King Alfred Future

I wrote in this very column, nearly eight years ago, how three different consortiums had responded to a brief that had been set by Brighton & Hove City Council for a new sports centre on the King Alfred site.

The history of the King Alfred is well rehearsed. Hove Marina was completed in 1939 as a replacement for the Medina Baths but was immediately requisitioned by the Navy and renamed HMS King Alfred. 22,500 officers from all over the empire were trained there during the Second World War including my own great-uncle, Robert Millar. It re-opened as the King Alfred in 1946.

The first pool was located within the confines of the main building but was replaced when a large extension with flumes was added to the south during the 1980s. The original is said to still be in place beneath a sports court. The major changes that were made back then were a sure sign that the building was on its last legs even then.

The situation now is somewhat different to that of 2004 in that developers and campaigners are calling on Brighton & Hove City Council to make a plan – rather than the council making a plan and imposing it.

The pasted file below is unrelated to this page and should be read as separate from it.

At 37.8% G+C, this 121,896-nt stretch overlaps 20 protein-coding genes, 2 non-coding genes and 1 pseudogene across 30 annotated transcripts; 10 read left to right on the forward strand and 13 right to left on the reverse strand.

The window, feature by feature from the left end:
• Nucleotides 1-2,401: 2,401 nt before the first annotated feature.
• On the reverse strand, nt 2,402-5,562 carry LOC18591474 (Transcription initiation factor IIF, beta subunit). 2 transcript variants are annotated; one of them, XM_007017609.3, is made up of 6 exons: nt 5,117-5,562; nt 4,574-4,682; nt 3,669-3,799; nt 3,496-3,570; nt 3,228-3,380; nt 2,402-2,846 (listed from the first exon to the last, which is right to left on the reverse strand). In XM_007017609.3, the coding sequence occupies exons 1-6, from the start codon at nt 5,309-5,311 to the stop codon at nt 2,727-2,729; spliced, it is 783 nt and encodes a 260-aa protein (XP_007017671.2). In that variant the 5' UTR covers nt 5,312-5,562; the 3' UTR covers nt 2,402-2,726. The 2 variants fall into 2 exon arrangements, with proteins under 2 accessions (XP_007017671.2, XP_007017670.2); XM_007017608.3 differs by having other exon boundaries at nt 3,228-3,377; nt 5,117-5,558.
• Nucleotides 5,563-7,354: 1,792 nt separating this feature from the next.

I am hugely keen to see a brand new sports centre on the site and would like to assure all readers that the figures stack up easily. The £30 million that might be required to build it could easily be provided by a quality residential development on the site. Excuses about finances are only ideological in nature so should be challenged.

The current building only occupies around one third of the overall site. To the west is an abandoned underground bowling alley alongside a make-shift car park. To the east is a hard-standing for trampolines and various other tacky additions. There is so much scope for radical improvement.

I am aware of at least five developers – including Centurion Group, Rob Starr and Totem – with entirely different visions for the site. Now is the time to lobby the council to admit that it can be done so that a grand competition can be held once again to get a new sports centre in place for the whole city.

I have no idea what form a new King Alfred might take. What I do know is that it can be done – and builders are queuing up to do it.